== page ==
The BBC has responded to complaints from the SNP over Question Time after the party accused the corporation of a lack of balance. 

The SNP had written to the BBC in the wake of backlash over what they saw as a lack of balance in the Elgin Question Time, which saw former MSP Mary Scanlon appear as part of the audience. 

READ MORE: Viewers criticise BBC Question Time after former Tory MSP, Mary Scanlon, appears in audience 

In its response, BBC complaints director Jeremy Hayes said: “I have reviewed the programme and I can confirm that at one point after a number of speakers, some of whom were in favour of independence for Scotland, had criticised the SNP, Fiona Bruce did ask for a contribution from an SNP supporter in the audience.

“Contrary to your recollection, the speaker she selected was not in fact critical of the SNP, speaking instead about the record of the Conservatives in administering Moray Council, and accusing them of ‘walking away’ from their responsibilities.”

Following the response, the SNP hit back at the broadcaster, saying this fact stands “in stark contrast” to the BBC’s “attempted rebuttal point”.

Responding to the ruling, the party told the BBC: “The overriding point is compounded by the fact that Ms Bruce even had to appeal for pro-SNP voices in the audience after highlighting ‘the loudest cheer in the night’ from an audience member’s attack on the SNP.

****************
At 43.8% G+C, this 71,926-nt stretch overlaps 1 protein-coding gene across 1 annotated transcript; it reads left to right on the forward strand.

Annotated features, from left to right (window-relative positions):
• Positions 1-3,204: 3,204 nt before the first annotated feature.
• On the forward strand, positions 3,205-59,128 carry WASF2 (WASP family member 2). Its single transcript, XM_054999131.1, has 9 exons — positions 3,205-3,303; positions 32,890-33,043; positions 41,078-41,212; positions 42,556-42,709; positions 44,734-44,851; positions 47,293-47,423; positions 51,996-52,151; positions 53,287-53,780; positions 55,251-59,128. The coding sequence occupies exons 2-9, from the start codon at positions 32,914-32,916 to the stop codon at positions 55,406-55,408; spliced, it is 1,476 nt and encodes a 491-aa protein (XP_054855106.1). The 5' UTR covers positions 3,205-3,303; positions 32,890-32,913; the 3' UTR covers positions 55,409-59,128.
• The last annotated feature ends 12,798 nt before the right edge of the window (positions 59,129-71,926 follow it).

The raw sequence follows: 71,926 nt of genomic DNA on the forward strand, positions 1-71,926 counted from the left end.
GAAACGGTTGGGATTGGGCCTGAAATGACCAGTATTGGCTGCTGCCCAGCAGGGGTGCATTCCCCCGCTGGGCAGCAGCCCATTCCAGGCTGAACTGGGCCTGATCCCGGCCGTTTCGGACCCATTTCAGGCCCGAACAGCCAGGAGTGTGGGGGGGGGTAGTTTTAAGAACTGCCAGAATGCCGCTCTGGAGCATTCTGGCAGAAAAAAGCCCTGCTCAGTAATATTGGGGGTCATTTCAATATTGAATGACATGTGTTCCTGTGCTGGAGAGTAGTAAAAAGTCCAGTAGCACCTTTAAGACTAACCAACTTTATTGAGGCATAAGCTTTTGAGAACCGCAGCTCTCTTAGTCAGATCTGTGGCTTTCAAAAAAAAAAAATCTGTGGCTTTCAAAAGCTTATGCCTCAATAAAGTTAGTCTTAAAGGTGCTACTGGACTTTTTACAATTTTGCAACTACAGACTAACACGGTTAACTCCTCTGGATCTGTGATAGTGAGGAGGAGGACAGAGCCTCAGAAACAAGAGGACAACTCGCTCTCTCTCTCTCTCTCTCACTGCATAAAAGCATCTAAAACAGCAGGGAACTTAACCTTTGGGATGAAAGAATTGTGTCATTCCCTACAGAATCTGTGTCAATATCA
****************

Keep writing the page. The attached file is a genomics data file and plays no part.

“Scotland has consistently voted for the SNP for over a decade. In the most recent elections, we won the highest vote share of any party in Western Europe. We have more than 120,000 members and an activist base more engaged than any other party.

“So it is utterly bizarre that Question Time is unable to select an audience that is neither adequate nor appropriate in relation to its promise that the audience ‘represents the nation (Scotland)."

SNP depute leader Keith Brown accused the BBC of a “desperate effort” to bury concerns about the show telling The National: “This is the second time in a fortnight that we’ve received a strange response from the BBC.

“Last week the BBC had to apologise for wrongly trying to send us to Ofcom over a misleading bar chart – that they admitted was ‘unfortunate’ – and now they are selectively quoting in a desperate effort to try and dismiss concerns over Question Time.

READ MORE: BBC Question Time slammed after former UKIP candidate makes audience appearance for third time

“The BBC has admitted that they are reviewing their vetting procedures for political programmes following ‘The Next Prime Minister’ debate. We had already been telling BBC bosses for months that they have a credibility issue with the audience selection process, and new transparency procedures must apply to Question Time too.”

A BBC spokesperson said: "The BBC editorial complaints unit did not identify a breach of the BBC’s editorial standards or policies and therefore the complaint was not upheld.”